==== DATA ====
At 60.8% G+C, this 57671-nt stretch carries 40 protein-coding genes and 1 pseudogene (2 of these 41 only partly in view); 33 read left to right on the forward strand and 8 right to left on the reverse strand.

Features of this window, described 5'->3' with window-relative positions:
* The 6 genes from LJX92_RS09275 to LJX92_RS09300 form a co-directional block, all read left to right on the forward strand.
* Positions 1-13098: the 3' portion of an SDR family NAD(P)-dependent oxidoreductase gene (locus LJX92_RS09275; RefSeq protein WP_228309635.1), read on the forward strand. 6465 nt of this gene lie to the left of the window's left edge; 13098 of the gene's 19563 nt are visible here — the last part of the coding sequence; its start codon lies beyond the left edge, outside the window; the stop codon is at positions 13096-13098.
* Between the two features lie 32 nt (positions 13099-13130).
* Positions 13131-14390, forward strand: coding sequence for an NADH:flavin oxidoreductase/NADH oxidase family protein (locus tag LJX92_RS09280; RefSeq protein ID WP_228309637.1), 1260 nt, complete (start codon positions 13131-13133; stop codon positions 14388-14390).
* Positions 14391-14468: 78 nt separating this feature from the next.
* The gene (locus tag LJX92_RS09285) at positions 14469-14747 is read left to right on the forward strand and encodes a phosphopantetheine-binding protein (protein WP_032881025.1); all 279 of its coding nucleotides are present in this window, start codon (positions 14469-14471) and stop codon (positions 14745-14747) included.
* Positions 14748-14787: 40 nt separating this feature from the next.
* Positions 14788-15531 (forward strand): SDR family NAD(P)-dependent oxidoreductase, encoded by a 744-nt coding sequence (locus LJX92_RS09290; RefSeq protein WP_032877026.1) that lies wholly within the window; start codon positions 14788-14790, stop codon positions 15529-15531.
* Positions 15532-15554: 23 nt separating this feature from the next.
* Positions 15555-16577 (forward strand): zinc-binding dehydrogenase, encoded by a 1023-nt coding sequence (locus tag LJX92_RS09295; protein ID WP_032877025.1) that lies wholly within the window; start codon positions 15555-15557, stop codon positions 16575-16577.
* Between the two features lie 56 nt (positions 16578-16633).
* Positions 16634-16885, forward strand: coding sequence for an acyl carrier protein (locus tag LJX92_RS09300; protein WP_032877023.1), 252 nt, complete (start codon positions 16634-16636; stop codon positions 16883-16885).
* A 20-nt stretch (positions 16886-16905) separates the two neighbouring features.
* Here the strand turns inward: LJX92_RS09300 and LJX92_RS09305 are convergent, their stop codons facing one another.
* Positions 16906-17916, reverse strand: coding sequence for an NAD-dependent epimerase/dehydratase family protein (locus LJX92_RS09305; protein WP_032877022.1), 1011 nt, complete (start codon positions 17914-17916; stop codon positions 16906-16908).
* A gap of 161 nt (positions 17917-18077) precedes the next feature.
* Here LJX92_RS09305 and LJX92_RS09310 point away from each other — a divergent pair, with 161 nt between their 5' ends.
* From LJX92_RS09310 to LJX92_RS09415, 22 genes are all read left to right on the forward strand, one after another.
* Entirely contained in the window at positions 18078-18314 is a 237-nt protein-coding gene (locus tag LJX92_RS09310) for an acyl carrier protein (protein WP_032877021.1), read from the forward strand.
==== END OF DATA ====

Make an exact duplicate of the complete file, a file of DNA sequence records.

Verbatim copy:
At 60.8% G+C, this 57671-nt stretch carries 40 protein-coding genes and 1 pseudogene (2 of these 41 only partly in view); 33 read left to right on the forward strand and 8 right to left on the reverse strand.

Features of this window, described 5'->3' with window-relative positions:
* The 6 genes from LJX92_RS09275 to LJX92_RS09300 form a co-directional block, all read left to right on the forward strand.
* Positions 1-13098: the 3' portion of an SDR family NAD(P)-dependent oxidoreductase gene (locus LJX92_RS09275; RefSeq protein WP_228309635.1), read on the forward strand. 6465 nt of this gene lie to the left of the window's left edge; 13098 of the gene's 19563 nt are visible here — the last part of the coding sequence; its start codon lies beyond the left edge, outside the window; the stop codon is at positions 13096-13098.
* Between the two features lie 32 nt (positions 13099-13130).
* Positions 13131-14390, forward strand: coding sequence for an NADH:flavin oxidoreductase/NADH oxidase family protein (locus tag LJX92_RS09280; RefSeq protein ID WP_228309637.1), 1260 nt, complete (start codon positions 13131-13133; stop codon positions 14388-14390).
* Positions 14391-14468: 78 nt separating this feature from the next.
* The gene (locus tag LJX92_RS09285) at positions 14469-14747 is read left to right on the forward strand and encodes a phosphopantetheine-binding protein (protein WP_032881025.1); all 279 of its coding nucleotides are present in this window, start codon (positions 14469-14471) and stop codon (positions 14745-14747) included.
* Positions 14748-14787: 40 nt separating this feature from the next.
* Positions 14788-15531 (forward strand): SDR family NAD(P)-dependent oxidoreductase, encoded by a 744-nt coding sequence (locus LJX92_RS09290; RefSeq protein WP_032877026.1) that lies wholly within the window; start codon positions 14788-14790, stop codon positions 15529-15531.
* Positions 15532-15554: 23 nt separating this feature from the next.
* Positions 15555-16577 (forward strand): zinc-binding dehydrogenase, encoded by a 1023-nt coding sequence (locus tag LJX92_RS09295; protein ID WP_032877025.1) that lies wholly within the window; start codon positions 15555-15557, stop codon positions 16575-16577.
* Between the two features lie 56 nt (positions 16578-16633).
* Positions 16634-16885, forward strand: coding sequence for an acyl carrier protein (locus tag LJX92_RS09300; protein WP_032877023.1), 252 nt, complete (start codon positions 16634-16636; stop codon positions 16883-16885).
* A 20-nt stretch (positions 16886-16905) separates the two neighbouring features.
* Here the strand turns inward: LJX92_RS09300 and LJX92_RS09305 are convergent, their stop codons facing one another.
* Positions 16906-17916, reverse strand: coding sequence for an NAD-dependent epimerase/dehydratase family protein (locus LJX92_RS09305; protein WP_032877022.1), 1011 nt, complete (start codon positions 17914-17916; stop codon positions 16906-16908).
* A gap of 161 nt (positions 17917-18077) precedes the next feature.
* Here LJX92_RS09305 and LJX92_RS09310 point away from each other — a divergent pair, with 161 nt between their 5' ends.
* From LJX92_RS09310 to LJX92_RS09415, 22 genes are all read left to right on the forward strand, one after another.
* Entirely contained in the window at positions 18078-18314 is a 237-nt protein-coding gene (locus tag LJX92_RS09310) for an acyl carrier protein (protein WP_032877021.1), read from the forward strand.